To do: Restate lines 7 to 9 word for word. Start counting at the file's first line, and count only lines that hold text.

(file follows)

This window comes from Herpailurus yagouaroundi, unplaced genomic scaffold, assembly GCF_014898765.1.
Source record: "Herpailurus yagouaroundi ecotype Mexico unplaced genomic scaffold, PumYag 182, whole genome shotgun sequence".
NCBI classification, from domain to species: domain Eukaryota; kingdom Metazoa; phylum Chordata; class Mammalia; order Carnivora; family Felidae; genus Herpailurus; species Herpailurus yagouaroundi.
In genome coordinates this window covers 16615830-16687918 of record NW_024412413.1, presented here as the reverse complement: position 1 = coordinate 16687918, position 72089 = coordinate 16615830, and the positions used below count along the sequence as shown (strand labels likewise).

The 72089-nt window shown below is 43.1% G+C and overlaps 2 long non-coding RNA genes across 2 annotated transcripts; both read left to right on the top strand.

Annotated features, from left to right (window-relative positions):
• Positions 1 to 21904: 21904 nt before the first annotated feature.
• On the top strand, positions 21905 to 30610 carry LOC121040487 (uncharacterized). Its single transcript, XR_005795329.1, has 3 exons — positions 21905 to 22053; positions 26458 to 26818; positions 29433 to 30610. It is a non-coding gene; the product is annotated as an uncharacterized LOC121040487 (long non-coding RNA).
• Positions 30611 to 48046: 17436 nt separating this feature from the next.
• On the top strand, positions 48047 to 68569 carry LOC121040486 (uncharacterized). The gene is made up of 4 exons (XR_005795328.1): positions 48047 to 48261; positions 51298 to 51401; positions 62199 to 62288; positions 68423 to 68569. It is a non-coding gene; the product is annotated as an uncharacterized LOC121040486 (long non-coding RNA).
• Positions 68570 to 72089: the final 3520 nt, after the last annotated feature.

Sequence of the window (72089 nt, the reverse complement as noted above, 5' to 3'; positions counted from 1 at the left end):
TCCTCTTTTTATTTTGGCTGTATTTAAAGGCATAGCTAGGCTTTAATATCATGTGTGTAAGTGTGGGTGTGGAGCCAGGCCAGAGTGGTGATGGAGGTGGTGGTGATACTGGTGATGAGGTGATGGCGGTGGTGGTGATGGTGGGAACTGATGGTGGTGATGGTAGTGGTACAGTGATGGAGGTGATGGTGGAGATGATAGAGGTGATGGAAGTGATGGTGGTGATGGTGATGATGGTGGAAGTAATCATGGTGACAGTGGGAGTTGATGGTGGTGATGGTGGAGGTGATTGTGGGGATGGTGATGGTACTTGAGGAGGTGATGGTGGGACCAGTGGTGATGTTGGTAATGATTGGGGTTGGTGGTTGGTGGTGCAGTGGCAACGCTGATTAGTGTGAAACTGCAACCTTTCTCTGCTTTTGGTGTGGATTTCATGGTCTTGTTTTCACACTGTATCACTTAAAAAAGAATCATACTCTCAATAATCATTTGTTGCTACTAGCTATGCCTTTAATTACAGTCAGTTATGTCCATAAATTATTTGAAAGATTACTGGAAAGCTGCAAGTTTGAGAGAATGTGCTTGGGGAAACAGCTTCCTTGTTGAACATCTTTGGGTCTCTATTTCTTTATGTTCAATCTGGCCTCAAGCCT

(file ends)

• Positions 1 to 21904: 21904 nt before the first annotated feature.
• On the top strand, positions 21905 to 30610 carry LOC121040487 (uncharacterized). Its single transcript, XR_005795329.1, has 3 exons — positions 21905 to 22053; positions 26458 to 26818; positions 29433 to 30610. It is a non-coding gene; the product is annotated as an uncharacterized LOC121040487 (long non-coding RNA).
• Positions 30611 to 48046: 17436 nt separating this feature from the next.